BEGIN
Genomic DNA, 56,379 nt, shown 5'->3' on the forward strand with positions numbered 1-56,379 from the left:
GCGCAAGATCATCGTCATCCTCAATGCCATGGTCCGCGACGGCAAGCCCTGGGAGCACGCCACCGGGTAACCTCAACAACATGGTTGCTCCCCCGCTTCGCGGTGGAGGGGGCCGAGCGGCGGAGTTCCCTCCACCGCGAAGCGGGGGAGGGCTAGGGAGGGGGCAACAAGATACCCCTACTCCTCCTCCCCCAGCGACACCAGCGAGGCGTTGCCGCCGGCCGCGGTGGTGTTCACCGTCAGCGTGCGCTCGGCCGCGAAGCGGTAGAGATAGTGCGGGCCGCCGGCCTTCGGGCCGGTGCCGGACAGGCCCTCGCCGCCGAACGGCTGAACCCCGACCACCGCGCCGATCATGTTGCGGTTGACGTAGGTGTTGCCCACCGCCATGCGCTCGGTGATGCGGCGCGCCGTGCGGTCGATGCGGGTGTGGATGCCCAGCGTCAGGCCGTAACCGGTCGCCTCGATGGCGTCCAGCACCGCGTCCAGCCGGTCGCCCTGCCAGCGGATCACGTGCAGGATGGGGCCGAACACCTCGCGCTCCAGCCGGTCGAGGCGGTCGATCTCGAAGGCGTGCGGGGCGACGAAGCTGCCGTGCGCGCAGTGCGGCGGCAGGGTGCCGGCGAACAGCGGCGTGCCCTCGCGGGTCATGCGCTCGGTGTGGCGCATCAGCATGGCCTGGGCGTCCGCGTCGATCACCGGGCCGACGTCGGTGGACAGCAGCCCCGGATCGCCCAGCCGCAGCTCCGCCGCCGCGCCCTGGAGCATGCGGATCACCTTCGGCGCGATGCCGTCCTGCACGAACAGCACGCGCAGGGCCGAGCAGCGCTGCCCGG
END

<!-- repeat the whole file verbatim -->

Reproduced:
Genomic DNA, 56,379 nt, shown 5'->3' on the forward strand with positions numbered 1-56,379 from the left:
GCGCAAGATCATCGTCATCCTCAATGCCATGGTCCGCGACGGCAAGCCCTGGGAGCACGCCACCGGGTAACCTCAACAACATGGTTGCTCCCCCGCTTCGCGGTGGAGGGGGCCGAGCGGCGGAGTTCCCTCCACCGCGAAGCGGGGGAGGGCTAGGGAGGGGGCAACAAGATACCCCTACTCCTCCTCCCCCAGCGACACCAGCGAGGCGTTGCCGCCGGCCGCGGTGGTGTTCACCGTCAGCGTGCGCTCGGCCGCGAAGCGGTAGAGATAGTGCGGGCCGCCGGCCTTCGGGCCGGTGCCGGACAGGCCCTCGCCGCCGAACGGCTGAACCCCGACCACCGCGCCGATCATGTTGCGGTTGACGTAGGTGTTGCCCACCGCCATGCGCTCGGTGATGCGGCGCGCCGTGCGGTCGATGCGGGTGTGGATGCCCAGCGTCAGGCCGTAACCGGTCGCCTCGATGGCGTCCAGCACCGCGTCCAGCCGGTCGCCCTGCCAGCGGATCACGTGCAGGATGGGGCCGAACACCTCGCGCTCCAGCCGGTCGAGGCGGTCGATCTCGAAGGCGTGCGGGGCGACGAAGCTGCCGTGCGCGCAGTGCGGCGGCAGGGTGCCGGCGAACAGCGGCGTGCCCTCGCGGGTCATGCGCTCGGTGTGGCGCATCAGCATGGCCTGGGCGTCCGCGTCGATCACCGGGCCGACGTCGGTGGACAGCAGCCCCGGATCGCCCAGCCGCAGCTCCGCCGCCGCGCCCTGGAGCATGCGGATCACCTTCGGCGCGATGCCGTCCTGCACGAACAGCACGCGCAGGGCCGAGCAGCGCTGCCCGG